Campus & Community / News

High rise near campus to begin construction in mid-May

Construction of an 11-story retail and apartment project on the southeast corner of South University Boulevard and Evans Avenue has moved from the slow lane to the fast track and will get under way as soon as mid-May.

The first step in the life of what is tentatively called the Shops and Apartments at Observatory Park is demolition of six properties along South University Boulevard. These will include the red-brick Wesley Apartments at 2100 S. University Blvd. as well as the former Pioneer Apartments at 2156 S. University Blvd. and University Manor at 2142 — the one-time home of former DU Chancellor David Shaw Duncan.

“We’re very aware of University and Evans traffic patterns and we’re going to try very hard to work off the street,” developer David Elowe says. “We have a desire to avoid disruption. We’ll do our best to do things at night.”

When the site from South University east to the alley is clear — about 20 days after demolition begins — Shaw Construction will begin hammering together a 213-unit, market-rate apartment building. The project will include 25,500-square-feet of street-level retail shops, interior parking above and below ground and studio, one, one-plus and two-bedroom rental apartments.

“We’re the un-student housing building,” Elowe says. “We’re doing everything we can to appear not to be student housing.” Rather, his development partnership, Urban West Group, plans to market the building to young professionals working in the Tech Center or downtown Denver and to empty-nesters who choose to rent.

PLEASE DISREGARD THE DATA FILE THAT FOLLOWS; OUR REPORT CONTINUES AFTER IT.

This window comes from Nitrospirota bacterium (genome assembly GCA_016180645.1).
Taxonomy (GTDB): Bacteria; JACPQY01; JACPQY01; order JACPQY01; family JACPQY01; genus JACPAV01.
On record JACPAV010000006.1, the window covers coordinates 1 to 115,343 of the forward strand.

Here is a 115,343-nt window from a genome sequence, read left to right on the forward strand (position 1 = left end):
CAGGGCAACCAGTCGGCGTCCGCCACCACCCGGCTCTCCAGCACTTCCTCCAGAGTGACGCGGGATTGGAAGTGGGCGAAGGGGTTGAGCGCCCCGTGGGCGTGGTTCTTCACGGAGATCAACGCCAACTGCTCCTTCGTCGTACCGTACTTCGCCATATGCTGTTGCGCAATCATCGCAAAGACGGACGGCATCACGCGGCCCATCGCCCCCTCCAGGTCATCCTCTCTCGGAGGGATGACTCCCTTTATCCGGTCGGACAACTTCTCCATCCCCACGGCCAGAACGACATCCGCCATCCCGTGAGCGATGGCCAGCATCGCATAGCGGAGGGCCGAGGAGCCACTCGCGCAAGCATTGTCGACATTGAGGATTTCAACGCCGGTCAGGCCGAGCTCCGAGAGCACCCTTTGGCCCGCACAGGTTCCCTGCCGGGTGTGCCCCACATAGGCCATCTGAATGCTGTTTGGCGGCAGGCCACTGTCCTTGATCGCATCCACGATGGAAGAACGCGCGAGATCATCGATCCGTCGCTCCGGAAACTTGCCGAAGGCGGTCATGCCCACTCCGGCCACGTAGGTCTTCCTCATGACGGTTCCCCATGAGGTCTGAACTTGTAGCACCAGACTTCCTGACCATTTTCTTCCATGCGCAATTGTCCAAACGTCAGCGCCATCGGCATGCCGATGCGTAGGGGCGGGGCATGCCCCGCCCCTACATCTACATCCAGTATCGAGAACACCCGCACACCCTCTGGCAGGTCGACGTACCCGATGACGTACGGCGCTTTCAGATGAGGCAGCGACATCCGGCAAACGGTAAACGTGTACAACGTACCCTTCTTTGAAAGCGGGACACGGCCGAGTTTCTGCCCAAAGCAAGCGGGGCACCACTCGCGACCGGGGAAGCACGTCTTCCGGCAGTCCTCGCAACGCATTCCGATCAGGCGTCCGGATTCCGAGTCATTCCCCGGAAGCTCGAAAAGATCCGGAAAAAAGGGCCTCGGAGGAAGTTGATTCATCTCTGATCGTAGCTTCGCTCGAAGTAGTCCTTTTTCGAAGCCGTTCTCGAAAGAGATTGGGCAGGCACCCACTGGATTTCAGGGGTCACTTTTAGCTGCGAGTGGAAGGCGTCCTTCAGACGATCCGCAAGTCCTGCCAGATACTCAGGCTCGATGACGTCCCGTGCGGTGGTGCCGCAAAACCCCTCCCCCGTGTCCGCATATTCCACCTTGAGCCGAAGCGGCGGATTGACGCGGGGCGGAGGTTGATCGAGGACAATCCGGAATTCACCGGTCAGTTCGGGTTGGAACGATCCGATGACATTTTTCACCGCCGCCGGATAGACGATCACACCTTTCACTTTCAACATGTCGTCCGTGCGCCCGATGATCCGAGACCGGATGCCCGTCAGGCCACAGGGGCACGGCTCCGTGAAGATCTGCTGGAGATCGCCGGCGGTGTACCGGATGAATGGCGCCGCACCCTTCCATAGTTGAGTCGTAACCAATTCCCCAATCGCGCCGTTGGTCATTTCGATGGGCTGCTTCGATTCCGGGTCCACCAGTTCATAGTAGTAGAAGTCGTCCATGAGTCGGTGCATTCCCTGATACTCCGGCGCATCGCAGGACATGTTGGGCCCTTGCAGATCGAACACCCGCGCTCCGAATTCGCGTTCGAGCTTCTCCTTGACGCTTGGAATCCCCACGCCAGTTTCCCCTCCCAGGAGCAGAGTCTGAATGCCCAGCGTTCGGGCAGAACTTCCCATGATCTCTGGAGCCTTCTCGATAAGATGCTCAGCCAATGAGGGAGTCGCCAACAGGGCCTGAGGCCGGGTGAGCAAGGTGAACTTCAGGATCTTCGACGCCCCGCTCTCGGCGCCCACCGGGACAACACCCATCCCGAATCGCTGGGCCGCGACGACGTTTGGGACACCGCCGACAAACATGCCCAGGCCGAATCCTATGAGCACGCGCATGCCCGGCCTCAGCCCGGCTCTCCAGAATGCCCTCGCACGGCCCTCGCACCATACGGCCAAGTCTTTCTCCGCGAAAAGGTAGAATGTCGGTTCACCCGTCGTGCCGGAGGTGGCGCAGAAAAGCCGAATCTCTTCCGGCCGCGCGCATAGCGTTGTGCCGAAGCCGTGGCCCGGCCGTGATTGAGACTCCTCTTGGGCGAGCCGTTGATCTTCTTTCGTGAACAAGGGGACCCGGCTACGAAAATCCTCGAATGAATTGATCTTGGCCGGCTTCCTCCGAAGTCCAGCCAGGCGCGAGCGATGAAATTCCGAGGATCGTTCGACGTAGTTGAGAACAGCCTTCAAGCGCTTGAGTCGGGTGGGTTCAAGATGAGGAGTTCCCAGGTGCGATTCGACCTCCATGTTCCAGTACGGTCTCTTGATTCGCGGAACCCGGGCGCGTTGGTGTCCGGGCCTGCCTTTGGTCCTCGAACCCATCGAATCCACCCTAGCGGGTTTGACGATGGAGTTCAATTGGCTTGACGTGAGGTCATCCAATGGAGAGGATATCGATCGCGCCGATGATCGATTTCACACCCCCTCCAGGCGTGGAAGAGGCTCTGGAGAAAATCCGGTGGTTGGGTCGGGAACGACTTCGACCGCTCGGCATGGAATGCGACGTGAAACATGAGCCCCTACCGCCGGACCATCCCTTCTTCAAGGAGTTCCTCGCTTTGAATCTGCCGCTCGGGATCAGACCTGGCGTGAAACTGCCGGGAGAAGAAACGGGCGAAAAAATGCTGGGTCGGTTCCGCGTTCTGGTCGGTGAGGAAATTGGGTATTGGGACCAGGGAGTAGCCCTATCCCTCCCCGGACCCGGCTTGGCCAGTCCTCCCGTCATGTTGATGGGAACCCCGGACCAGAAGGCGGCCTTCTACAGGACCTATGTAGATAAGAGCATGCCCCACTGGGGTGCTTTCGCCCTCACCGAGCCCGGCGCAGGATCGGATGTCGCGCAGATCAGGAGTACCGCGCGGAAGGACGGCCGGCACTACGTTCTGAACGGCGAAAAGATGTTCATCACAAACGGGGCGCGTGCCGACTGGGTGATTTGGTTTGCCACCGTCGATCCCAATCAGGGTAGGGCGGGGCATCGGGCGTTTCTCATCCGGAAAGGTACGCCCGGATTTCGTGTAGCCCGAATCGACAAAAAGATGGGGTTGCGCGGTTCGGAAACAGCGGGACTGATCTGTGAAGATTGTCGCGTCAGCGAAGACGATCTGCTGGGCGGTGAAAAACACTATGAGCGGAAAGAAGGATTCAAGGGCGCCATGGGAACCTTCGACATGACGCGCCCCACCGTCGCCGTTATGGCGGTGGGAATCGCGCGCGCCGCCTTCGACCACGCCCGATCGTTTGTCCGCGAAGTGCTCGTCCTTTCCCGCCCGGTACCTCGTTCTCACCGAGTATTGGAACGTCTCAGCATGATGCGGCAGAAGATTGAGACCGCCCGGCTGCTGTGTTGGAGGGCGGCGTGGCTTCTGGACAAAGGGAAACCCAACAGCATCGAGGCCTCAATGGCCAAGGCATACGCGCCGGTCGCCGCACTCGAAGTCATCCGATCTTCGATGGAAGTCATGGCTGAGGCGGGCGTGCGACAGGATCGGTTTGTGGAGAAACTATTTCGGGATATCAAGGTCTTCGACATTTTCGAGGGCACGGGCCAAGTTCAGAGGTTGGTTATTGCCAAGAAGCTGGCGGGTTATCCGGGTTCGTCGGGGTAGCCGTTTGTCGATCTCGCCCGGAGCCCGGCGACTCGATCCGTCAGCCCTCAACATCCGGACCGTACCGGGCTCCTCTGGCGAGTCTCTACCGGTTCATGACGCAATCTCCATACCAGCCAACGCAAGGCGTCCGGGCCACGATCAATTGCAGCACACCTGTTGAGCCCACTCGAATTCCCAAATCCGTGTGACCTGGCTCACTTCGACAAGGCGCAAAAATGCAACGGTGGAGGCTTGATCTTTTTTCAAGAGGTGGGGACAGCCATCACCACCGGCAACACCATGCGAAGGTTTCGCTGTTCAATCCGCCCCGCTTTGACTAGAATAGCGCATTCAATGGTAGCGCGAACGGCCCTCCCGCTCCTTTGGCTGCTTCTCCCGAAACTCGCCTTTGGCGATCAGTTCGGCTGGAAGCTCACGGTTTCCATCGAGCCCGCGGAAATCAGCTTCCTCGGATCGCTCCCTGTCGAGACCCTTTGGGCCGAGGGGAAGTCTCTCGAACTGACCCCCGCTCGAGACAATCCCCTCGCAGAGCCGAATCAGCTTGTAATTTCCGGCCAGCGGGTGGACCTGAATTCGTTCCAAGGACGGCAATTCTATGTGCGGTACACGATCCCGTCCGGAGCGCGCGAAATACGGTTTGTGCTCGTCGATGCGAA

“It’ll be an A-class building with granite counters, wood floors and that soft loft appeal, not harsh industrial,” Elowe says.

Amenities will include pool, hot tub, barbecue area, workout room with showers, an outdoor gathering area and community and conference rooms.

Ground-floor retail space will have room for four to eight retailers of national prominence, including some form of Chicago-style urban market.

“We’ve had a lot of national interest,” Elowe says. “Once the dirt begins to move, we’ll see action. It’s just a matter of who and when. There’s been a lot of food service demand, but it won’t be one giant food mall.”

Elowe and various partners have been tinkering with the project since 2007, with uncertainty over financing being the principal obstacle. That fell away earlier this year when Elowe and partner Dan Ezra passed on seeking HUD money and found a private construction loan from PNC Bank instead. They closed in late February and it’s been full speed ahead ever since.

“It’s like you’re treading water for two plus years and then swimming as fast as you can,” Elowe says.

The one constant was his confidence in the project, which began in 2007 with an agreement with neighbors in the University Park Community Council and continued with a rezoning to mixed use that the city of Denver granted in 2008.

“It’s the right project in the right place in the right market,” he said. “I’ve always been confident. It’s a challenging environment right now. But I’m bullish on our location.”

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